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Pipeline pressure before explosions was 12 times too high

Last Updated Sep 18, 2018 at 5:11 am PDT

A police officer stands in the doorway as residents stand in a block-long line outside a customer help center staffed by Columbia Gas of Massachusetts in Lawrence, Mass., Monday, Sept. 17, 2018. Dozens of homes were destroyed or damaged, a teenager was killed and dozens of people were injured in Lawrence, North Andover and Andover following a failure last week in the area natural gas delivery service. Federal officials say their investigation is partially focused on pressure sensors that were connected to a gas line that was being taken out of service shortly before the blasts. (AP Photo/Charles Krupa)
Summary

The pressure in natural gas lines that exploded in Massachusetts was 12 times higher than it should have been: letter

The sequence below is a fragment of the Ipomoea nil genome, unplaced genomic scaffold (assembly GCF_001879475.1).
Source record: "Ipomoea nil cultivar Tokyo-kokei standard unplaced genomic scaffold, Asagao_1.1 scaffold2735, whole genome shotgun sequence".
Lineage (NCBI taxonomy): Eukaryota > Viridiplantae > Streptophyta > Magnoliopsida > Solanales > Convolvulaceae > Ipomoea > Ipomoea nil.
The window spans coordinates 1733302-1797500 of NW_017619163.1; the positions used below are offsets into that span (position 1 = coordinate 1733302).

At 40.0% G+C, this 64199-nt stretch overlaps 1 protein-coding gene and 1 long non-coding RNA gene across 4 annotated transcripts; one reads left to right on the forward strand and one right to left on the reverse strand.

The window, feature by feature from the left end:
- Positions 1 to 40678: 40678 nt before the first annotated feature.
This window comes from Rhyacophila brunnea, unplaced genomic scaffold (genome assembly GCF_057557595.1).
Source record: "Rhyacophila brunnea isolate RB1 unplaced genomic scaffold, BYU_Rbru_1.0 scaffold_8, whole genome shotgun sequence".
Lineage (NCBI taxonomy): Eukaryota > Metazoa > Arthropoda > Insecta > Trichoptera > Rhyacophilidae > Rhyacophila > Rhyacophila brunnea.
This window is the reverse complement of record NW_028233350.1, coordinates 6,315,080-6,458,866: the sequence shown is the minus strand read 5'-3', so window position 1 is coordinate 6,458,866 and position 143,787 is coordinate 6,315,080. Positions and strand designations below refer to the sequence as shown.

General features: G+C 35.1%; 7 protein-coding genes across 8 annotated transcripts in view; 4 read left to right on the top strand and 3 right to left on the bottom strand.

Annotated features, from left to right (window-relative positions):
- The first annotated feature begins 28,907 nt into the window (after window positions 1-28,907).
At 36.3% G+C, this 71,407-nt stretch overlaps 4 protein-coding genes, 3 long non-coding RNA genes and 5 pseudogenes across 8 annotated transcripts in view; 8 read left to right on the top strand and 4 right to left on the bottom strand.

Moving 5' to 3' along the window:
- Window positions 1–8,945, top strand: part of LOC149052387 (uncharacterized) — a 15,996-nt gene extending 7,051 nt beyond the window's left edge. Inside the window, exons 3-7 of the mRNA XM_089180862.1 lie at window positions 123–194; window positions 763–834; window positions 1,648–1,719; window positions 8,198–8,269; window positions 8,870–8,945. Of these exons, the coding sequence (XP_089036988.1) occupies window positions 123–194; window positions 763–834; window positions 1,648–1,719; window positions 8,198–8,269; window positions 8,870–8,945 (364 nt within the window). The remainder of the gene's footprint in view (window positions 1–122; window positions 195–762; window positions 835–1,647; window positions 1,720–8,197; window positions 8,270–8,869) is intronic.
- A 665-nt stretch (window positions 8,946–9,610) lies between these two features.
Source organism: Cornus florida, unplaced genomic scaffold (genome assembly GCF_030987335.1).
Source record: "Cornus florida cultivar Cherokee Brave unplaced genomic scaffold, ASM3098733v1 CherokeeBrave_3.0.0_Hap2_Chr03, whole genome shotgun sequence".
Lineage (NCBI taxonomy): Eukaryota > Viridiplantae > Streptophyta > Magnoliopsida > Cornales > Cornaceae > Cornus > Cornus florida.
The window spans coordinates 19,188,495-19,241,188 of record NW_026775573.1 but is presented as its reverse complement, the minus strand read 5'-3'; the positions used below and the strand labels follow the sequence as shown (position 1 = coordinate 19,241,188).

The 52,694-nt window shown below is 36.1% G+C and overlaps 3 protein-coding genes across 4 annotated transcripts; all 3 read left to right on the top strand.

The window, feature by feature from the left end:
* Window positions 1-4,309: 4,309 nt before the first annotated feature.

BOSTON – The pressure in natural gas pipelines prior to a series of explosions and fires in Massachusetts last week was 12 times higher than it should have been.

The information was in a letter from the state’s U.S. senators to the heads of Columbia Gas, the company that serves the communities of Lawrence, Andover and North Andover, and NiSource, the parent company of Columbia Gas.

Democratic Sens. Elizabeth Warren and Edward Markey sent the letter Monday seeking answers to questions about the explosions.

The letter says that according to the Pipeline and Hazardous Materials Safety Administration, “the pressure in the system should have been around 0.5 pounds per square inch, but readings in the area reached at least 6 PSI.”

The explosions and fires killed one person and injured more than two dozen.

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